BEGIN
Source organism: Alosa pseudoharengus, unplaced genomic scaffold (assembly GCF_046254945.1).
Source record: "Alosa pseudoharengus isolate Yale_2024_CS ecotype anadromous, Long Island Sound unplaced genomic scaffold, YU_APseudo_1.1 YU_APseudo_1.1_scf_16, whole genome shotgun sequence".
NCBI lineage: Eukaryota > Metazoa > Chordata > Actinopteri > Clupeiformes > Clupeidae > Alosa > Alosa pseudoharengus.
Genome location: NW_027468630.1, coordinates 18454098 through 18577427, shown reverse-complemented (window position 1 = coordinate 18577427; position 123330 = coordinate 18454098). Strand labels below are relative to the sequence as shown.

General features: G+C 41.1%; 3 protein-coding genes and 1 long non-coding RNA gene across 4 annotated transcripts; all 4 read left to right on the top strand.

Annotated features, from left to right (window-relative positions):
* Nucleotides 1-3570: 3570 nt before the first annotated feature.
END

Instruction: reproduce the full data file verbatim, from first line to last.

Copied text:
Source organism: Alosa pseudoharengus, unplaced genomic scaffold (assembly GCF_046254945.1).
Source record: "Alosa pseudoharengus isolate Yale_2024_CS ecotype anadromous, Long Island Sound unplaced genomic scaffold, YU_APseudo_1.1 YU_APseudo_1.1_scf_16, whole genome shotgun sequence".
NCBI lineage: Eukaryota > Metazoa > Chordata > Actinopteri > Clupeiformes > Clupeidae > Alosa > Alosa pseudoharengus.
Genome location: NW_027468630.1, coordinates 18454098 through 18577427, shown reverse-complemented (window position 1 = coordinate 18577427; position 123330 = coordinate 18454098). Strand labels below are relative to the sequence as shown.

General features: G+C 41.1%; 3 protein-coding genes and 1 long non-coding RNA gene across 4 annotated transcripts; all 4 read left to right on the top strand.

Annotated features, from left to right (window-relative positions):
* Nucleotides 1-3570: 3570 nt before the first annotated feature.